In the video I made for you, I share an example one of my clients shared with me. He worked on the escalation team for a Timeshare company. He had to talk to customers who were ready to get rid of their timeshare for one reason or another but were told they couldn’t unload that mortgage because the contract was for life. It lived on even after the owner died.

I have a module dedicated to how to make your word the definitive answer in my De-escalation Online Course, which is part of my Customer Service eLearning suite. If you or your employees struggle at all with how to get challenging customers to back downtake a look at my De-escalation Training Course.

I share my client’s approach to getting his timeshare customers to accept his no as the final answer every single time. Hint: He did it by being assertive and direct. Watch my video to learn how to get your customers to accept your word as final.

So, again, if you or your employees struggle at all with how to get challenging customers to back downtake a look at my De-escalation Training Course.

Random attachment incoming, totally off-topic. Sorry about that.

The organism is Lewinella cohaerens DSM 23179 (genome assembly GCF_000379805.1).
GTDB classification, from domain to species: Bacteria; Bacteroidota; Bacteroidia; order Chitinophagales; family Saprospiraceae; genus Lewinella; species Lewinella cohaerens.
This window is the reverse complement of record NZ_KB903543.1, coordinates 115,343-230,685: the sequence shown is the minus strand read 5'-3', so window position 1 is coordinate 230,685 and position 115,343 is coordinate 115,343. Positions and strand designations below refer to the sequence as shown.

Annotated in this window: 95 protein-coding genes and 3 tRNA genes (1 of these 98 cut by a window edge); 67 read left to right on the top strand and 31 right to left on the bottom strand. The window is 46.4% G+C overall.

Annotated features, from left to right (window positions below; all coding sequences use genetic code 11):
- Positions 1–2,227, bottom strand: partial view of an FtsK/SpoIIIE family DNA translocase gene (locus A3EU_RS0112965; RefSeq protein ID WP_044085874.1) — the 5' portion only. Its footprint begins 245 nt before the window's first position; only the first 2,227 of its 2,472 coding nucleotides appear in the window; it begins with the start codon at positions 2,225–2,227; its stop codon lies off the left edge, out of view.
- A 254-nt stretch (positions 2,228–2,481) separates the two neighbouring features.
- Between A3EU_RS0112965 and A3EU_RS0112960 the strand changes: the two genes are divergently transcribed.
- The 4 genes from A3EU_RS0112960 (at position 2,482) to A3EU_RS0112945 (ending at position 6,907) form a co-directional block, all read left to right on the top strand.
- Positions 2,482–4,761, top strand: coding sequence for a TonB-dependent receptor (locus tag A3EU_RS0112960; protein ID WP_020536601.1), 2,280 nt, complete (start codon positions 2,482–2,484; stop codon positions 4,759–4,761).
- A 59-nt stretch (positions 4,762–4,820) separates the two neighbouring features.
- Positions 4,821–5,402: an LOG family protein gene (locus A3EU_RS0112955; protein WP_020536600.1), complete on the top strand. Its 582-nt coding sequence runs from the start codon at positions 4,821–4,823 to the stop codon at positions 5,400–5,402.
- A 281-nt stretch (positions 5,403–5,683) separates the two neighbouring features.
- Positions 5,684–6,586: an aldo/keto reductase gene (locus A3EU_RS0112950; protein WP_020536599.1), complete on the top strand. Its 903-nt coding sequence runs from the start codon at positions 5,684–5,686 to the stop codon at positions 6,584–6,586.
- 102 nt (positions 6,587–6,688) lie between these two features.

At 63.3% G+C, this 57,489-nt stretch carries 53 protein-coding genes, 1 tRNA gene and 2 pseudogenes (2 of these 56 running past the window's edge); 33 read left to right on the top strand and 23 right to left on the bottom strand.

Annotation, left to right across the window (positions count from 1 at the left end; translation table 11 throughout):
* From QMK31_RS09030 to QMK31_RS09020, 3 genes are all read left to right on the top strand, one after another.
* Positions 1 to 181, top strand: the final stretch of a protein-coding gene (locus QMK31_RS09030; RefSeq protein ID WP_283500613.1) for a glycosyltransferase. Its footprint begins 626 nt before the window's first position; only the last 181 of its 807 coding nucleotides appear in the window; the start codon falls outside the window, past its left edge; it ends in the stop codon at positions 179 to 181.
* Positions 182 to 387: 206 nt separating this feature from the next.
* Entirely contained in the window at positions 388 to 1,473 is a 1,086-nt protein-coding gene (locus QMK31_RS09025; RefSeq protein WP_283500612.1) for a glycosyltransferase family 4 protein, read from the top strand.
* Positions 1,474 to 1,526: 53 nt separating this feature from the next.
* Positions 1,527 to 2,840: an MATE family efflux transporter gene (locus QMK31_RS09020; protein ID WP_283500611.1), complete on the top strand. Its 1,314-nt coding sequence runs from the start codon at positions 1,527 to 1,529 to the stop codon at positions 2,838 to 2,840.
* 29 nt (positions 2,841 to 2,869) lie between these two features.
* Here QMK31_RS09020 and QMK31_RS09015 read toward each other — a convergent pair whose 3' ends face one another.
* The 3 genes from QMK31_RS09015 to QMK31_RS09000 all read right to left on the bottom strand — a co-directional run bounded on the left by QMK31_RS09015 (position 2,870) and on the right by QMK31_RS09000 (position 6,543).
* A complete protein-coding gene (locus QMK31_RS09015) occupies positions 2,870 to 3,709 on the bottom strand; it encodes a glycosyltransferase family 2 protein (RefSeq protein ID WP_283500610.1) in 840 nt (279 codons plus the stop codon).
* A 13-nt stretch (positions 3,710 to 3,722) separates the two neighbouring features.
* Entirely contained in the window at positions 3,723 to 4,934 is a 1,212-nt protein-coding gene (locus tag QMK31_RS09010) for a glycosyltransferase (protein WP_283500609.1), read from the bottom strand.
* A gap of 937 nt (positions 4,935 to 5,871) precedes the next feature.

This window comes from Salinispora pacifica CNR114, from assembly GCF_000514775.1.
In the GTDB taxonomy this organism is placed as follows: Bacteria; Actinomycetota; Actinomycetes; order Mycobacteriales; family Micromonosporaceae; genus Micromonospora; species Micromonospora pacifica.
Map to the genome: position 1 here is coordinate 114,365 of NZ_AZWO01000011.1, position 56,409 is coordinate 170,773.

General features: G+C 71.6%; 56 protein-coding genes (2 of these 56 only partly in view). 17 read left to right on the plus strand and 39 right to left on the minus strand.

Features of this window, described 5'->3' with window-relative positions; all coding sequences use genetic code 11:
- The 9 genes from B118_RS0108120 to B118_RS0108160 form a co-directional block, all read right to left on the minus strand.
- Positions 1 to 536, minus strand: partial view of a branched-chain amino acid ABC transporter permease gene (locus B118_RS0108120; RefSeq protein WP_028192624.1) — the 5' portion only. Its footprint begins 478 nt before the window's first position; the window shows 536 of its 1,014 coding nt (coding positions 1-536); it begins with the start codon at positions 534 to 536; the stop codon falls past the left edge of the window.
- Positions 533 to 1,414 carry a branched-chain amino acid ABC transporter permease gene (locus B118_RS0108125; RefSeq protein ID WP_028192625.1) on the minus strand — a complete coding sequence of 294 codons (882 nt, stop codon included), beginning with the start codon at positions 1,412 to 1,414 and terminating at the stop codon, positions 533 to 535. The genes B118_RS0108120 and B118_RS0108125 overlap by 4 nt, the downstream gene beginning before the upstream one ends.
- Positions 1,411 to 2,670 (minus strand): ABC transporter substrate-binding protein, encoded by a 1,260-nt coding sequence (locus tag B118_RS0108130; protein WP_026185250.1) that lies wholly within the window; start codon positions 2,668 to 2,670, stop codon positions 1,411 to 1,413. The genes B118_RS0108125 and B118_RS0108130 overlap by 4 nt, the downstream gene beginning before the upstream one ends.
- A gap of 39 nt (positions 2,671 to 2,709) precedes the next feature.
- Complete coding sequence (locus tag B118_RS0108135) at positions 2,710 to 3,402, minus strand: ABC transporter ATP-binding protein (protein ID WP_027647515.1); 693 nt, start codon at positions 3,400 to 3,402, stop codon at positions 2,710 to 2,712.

This Is What You Say When a Customer Cusses At You

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I cuss. A lot. But never have I dared to cuss at a person in a customer service role. And I get rather upset about lousy customer service and still manage to talk nicely to people about any issues I encounter. Some people cuss, and yell and make threats when they are angry about customer service. This is not okay.

You have to draw the line on unacceptable behavior with customers, just as I hope you do in your interpersonal relationships when people disrespect you. You get the behavior you tolerate. So, don’t tolerate profane language.

Diplomatic comebacks to cussing set you up as professional and assertive, and they help you get the respect you deserve.

Here are seven comebacks for the customer who cusses at you. These responses are professional and will get the job done. Continue reading “This Is What You Say When a Customer Cusses At You”

I Had to Pull the “Get Me a Manager” Card. Here’s Why.

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I’ve told this story on my blog before, so bear with me if you’ve already heard it. I’m standing at the front desk of a nice hotel in Baltimore. The front desk clerk is having a problem with my reservation. I wondered if it was because I had literally just booked the reservation 45 minutes prior, just as I got into my rental car at the airport. I told the hotel employee that perhaps my very recent booking was the problem.